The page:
Thursday, 1 December 2011

Ruby essay !!!! intense

The Ruby, seen by society predominantly as an adornment for the wealthy and a symbolic gesture designated to those born in July, obtains its name from the Latin word “Ruber” or “Rubrum” meaning red. There are only four minerals on earth that are considered “precious stones”- rubies being one of the quartet - thus making them extremely iconic and giving them utmost value. Benvenuto Cellini (1864) states, “Diamonds, rubies, emeralds, and sapphires, on the contrary, never grow old; these four are precious stones, and these it is quite right to purchase.” (The Autobiography of Benvenuto Cellini, p.473). Cellini who was an Italian sixteenth century goldsmith and an expert on love, estimated the price on rubies to be eight times the worth of diamonds due to their deep symbolic attachments to devotion and passion. Rubies therefore have figurative connotations in love and birth, and also physically as ornaments and tools. Looking at the ruby as an object within fashion is something Valerie Steele (1998) suggested has a large impact on the world and ‘…of all the methodologies used to study fashion history, one of the most valuable is the interpretation of objects.’

The specific ruby with which this composition is thematic of, originates from Sri Lanka and measures four millimetres in diameter. Due to the pleochroic nature of the stone, the ruby has been shaped into what is known as a “brilliant cut”. This cut is used to enhance the sometimes unevenly pigmented disposition of the stone, making a small patch of extreme colour; or red in a rubies instance, appear to permeate the entire jewel giving it the brightest colour possible and attaching it with a more precious worth and thus higher value. This technique was discovered by the Indians and is used frequently with rubies as the brighter red the ruby, the greater value it is given. Ned Seidler  (1964) talks of “…Pure red rubies of more than 10 carat are extremely rare and enormously valuable. The most highly esteemed specimens of “pigeon-blood” red come from Burma.” (p.28). The Ruby (see figure 1) is pale vermilion in colour, as is common of rubies from Sri Lanka, and depending on the light it is looked upon can seem almost orange. It is not a perfect stone, as is a common blemish with all types of jewels, and contains a fracture within it that is visible when the ruby is looked at from certain angles. This imperfection would have a serious affect on the value of the stone, making it a great distance from the estimation in value of a quintessential ruby. It can be deduced that the owner has a volume of wealth but not enough to afford a flawless stone, which can be worth large amounts of money.

As the ruby in question has a cut of brilliance, the surface has a flat octagonal shape that spreads out into varying configurations of triangles and diamond shaped facets that all conclude to the overall birds-eye form of a circle. From the bottom side up the ruby comes to a point, as is how a brilliant cut is formed, and the cone side is fashioned into small-elongated hexagons. These all retract and reflect the light when the ruby is exposed to any form of illumination allowing the jewel to shine and express its true beauty. During the formation of rubies the more light they are exposed to, the brighter the colour they become. The ancients believed that rubies grew like plants and ripened. Siedler (1964) writes, “if a ruby was not the prized deep red colour, it was thought to have been picked too soon.” Little did they know that this was in fact the case, and if the rubies were mined too soon then they were deprived of the chance to form into more costly artefacts.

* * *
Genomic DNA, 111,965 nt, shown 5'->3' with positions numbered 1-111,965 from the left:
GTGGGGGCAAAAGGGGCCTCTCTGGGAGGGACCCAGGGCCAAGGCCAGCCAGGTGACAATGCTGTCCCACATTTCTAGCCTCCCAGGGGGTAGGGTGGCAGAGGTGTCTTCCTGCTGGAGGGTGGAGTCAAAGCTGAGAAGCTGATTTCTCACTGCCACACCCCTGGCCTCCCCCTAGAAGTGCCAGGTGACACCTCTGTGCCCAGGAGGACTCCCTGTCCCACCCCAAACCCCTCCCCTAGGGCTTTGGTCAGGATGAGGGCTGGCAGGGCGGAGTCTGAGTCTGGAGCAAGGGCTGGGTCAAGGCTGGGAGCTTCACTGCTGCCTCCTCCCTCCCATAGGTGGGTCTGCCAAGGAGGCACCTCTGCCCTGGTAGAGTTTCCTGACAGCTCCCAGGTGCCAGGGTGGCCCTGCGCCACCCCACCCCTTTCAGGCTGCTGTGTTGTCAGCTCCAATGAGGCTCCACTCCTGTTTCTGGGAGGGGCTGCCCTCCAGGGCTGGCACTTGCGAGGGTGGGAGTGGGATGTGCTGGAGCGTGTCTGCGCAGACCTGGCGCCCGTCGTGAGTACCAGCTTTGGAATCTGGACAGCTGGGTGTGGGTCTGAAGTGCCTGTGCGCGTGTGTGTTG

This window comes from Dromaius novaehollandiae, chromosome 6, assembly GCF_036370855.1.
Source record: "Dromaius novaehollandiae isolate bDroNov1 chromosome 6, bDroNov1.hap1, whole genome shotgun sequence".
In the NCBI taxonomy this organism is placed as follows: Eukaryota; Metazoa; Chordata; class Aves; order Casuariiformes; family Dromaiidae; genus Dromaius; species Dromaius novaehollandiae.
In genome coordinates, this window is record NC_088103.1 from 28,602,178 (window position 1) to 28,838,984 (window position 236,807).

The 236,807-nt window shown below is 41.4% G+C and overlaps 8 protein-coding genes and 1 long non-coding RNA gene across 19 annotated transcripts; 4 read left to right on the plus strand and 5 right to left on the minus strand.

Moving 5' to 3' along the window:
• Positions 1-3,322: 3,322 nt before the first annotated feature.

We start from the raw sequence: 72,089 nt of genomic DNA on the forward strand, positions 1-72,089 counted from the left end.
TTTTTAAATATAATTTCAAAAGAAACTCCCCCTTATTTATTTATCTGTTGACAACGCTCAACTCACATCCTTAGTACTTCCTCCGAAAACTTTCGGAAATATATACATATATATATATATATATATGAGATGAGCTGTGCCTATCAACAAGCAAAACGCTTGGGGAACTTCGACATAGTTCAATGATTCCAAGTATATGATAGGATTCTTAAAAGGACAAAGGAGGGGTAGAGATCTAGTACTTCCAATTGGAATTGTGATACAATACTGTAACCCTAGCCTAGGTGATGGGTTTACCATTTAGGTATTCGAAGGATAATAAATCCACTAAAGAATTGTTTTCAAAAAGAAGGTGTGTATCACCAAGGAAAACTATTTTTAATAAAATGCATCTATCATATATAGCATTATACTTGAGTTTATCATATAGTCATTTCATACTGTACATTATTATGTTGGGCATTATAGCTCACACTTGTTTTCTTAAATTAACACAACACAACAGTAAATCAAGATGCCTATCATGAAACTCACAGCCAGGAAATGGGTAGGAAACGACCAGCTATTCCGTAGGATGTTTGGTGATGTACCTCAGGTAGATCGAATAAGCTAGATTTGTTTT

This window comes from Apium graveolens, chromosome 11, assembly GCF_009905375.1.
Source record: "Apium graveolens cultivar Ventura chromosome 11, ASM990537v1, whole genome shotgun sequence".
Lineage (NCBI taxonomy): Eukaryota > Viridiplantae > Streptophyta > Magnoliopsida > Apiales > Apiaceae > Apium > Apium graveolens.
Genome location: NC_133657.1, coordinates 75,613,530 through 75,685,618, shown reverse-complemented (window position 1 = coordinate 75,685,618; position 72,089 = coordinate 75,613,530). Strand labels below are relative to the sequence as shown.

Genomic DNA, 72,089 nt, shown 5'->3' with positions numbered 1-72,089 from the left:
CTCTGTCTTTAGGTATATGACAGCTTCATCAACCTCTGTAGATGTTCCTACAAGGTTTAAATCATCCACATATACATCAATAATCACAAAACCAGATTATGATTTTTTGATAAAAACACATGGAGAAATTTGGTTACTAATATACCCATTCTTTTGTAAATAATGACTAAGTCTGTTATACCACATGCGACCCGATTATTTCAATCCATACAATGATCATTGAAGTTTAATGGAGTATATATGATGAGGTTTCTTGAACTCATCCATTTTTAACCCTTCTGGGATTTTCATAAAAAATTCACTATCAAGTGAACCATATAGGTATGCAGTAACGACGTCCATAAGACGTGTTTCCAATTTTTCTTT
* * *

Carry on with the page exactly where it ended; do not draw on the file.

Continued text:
Rubies come from a variety known as corundum. They are the most valuable kind of corundum and have a significantly brighter luster than for example, a red tourmaline. When subject to strong light the rubies have an extreme and unique uplift in colour, which Ned Seidler (1964) states “when rubies are properly cut, a six pointed star is reflected from minute cavities parallel to the crystals six sides.” (p.29). The Ruby (figure 1) follows this ideal of a six pointed star suggesting that although it is not of the finest quality due to its minute flaw, uppermost calibre has been aimed to achieve and it has been cut to a high standard to enhance the desirable ruby traits that it has. 

etc etc etc

Sunday, 9 October 2011

Thursday, 30 June 2011

Friday, 10 June 2011

Scalloped / Decorative Leather

These £69.99 shoes are from River Island. I know for a fact that they come in a coral colour as well (because I couldnt resist trying them on) but for some reason the website has failed to mention this colour. They reminded me of the Miu Miu SS11 collection magazine that I've got..... Let me show you.

I love how Miu Miu takes the leather details that are found on shoes and turns them into a heavenly detail on clothing. What innovation. I wouldnt mind owning most of the items in my wardrobe, please. So anyways yer, f*ck matching your shoes and your handbags.. Please just stick to collars and footwear. Leave handbag to a last thought ...........

Monday, 16 May 2011

we ARE handsome

Literally like Mary Katrantzou bikinis. But not MK. We Are Handsome.

Wednesday, 4 May 2011

All men R pigs?

Ruven Afandor again!

Ruven Afandor

Well what an incredible photographer Ruven Afandor is. Really now have you ever seen anything quite like it? Admittedly he has the resources that little people like us from the prairy(or not from the prairy I'm just thinking of my roots) do not have, but if it's possible to emulate and politely immitate Afandor's work then I absolutely must say that yo' gotta. I'm a bit tired to talk about it all right now but every image speaks for itself. The hair the hair the hair. The make up! W O W

happy hearts - yellow

ruven afandor

i bought a liberty scarf (i didnt)

bleeping b*llocks!

oh karen♥

I heart Milton Glaser